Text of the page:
The Illinois Commerce Commission has scheduled a public forum regarding the proposed Rock Island Clean Line on Wednesday at the Mendota High School auditorium. Sign in will begin at 6:30 p.m., with the forum will begin at 7 p.m.
The organization Block RICL notes this is the one and only public forum likely to be scheduled for gathering public comments about Clean Line. Comments can be spoken, or a prepared, typed statement can be turned in. As a result, the opposition group is encouraging the general public to attend.
Rock Island Clean Line is a private company from Texas wanting a new, 500-mile, 200-foot wide easement for the construction of an electrical distribution line. Opponents of the plan point out the proposed route is near homes and through the middle of prime farmland, not following existing roads, railroad easements, nor fencelines.
Block RICL points to Illinois Commerce Commission testimony in arguing economic benefits touted by Rock Island Clean Line do not include any of the costs.
Among the other points of opposition, which are likely to be voiced during the public forum, is the fact that for a significant portion of the route, the massive DC power lines would parallel pipelines, creating a perceived danger for the people who would have to live and work in the vicinity of both.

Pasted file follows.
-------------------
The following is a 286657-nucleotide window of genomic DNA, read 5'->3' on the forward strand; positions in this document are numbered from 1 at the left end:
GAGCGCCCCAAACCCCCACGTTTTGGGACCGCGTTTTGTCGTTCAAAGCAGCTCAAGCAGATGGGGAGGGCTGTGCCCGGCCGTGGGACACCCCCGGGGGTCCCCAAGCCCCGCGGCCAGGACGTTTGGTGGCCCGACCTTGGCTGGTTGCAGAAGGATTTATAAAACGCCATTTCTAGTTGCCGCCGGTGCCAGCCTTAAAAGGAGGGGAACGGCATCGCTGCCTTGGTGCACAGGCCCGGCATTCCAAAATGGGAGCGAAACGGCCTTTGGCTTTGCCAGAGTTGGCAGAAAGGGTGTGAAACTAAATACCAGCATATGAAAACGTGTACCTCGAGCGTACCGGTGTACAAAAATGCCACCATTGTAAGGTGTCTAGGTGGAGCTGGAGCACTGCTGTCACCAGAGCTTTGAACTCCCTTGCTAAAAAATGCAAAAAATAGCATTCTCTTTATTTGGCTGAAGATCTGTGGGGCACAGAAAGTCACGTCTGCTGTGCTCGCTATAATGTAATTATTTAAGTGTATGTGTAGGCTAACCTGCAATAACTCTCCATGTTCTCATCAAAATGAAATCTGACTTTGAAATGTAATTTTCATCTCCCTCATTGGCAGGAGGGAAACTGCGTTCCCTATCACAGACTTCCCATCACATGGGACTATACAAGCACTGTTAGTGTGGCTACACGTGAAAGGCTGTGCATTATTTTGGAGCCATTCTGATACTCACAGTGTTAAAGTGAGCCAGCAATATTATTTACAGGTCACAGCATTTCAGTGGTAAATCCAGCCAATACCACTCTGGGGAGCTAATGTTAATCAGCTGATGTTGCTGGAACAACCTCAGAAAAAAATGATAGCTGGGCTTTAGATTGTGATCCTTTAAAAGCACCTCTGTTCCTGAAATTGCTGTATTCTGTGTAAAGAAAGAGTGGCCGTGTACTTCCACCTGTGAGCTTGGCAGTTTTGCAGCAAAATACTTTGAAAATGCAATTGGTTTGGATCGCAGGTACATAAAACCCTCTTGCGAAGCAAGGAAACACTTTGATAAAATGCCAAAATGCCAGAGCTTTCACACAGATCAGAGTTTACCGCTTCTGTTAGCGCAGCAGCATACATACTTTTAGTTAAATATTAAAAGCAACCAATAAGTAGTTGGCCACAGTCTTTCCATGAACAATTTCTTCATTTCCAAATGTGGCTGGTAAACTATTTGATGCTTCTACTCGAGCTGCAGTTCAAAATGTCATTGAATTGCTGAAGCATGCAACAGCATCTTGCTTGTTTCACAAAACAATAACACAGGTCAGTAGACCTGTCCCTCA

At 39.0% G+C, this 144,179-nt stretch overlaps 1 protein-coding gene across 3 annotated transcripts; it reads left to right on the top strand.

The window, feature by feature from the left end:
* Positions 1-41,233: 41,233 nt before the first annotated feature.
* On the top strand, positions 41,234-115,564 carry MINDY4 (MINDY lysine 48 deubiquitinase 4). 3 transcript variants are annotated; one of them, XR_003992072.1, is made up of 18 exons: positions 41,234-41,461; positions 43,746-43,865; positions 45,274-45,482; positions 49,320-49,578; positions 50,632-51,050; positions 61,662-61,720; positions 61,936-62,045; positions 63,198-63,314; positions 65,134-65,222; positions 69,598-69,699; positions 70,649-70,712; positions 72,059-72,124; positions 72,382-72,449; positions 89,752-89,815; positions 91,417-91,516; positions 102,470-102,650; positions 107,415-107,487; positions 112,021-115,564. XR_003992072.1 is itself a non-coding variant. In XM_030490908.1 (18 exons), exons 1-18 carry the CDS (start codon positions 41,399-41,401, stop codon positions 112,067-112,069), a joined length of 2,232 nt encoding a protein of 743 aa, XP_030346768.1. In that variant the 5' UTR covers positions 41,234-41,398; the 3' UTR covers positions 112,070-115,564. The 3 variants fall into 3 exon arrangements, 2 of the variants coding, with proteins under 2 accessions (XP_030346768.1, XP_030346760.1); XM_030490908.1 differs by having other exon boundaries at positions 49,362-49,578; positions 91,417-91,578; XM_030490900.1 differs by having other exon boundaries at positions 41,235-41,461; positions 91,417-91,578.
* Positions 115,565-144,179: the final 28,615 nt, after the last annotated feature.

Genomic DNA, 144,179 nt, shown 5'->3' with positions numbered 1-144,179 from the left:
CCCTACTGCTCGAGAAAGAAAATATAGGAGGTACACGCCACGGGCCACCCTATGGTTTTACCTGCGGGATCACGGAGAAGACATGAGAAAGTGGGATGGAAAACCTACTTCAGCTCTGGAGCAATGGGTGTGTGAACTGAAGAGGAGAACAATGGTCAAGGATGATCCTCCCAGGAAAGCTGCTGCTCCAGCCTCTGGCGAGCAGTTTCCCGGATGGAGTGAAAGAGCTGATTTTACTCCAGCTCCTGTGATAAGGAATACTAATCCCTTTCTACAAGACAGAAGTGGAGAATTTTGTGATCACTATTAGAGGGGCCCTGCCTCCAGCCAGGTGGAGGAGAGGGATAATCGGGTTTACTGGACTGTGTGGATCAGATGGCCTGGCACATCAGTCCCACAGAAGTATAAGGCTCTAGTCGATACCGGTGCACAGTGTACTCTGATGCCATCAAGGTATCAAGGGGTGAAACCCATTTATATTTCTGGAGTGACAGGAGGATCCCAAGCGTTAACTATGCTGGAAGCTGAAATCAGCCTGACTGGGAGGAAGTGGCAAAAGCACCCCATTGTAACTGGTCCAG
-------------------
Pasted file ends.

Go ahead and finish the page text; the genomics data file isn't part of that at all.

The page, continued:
Another point of contention is this is the first transmission project of its kind (merchant transmission line) to try to get public utility status in Illinois and therefore, the power of eminent domain. RICL, opponents note, has left the option open for asked for cost-allocation, which they believe could result in consumers being asking to pay for it through electric bills.
RICL cannot guarantee even a small percentage of the power carried would be from wind energy, Block RICL adds, noting RICL also would hook into the grid carrying coal- and gas-generated power.
The electricity would go into the East Coast, PJM grid. Illinois basically would be a pass-through state.
“Very few local, temporary jobs are anticipated during construction, and certainly no permanent jobs,” Mary Mauch of Block RICL said. “If we invested the same amount of money in local, renewable energy, such as solar on every toolshed roof, and energy efficiency, we would realize far greater return on our money while promoting permanent jobs and renewable energy commerce in our own area, instead of robbing landowners and farmers of the value, productivity, and development potential of their land.”
Block RICL also argues RICL has no proven this line is “needed,” and they claim they don’t have to as a merchant transmission line. Tax benefits touted by RICL, the opposition group adds, have been identified by ICC testimony as mere transfers of wealth, and may represent an increase in taxes.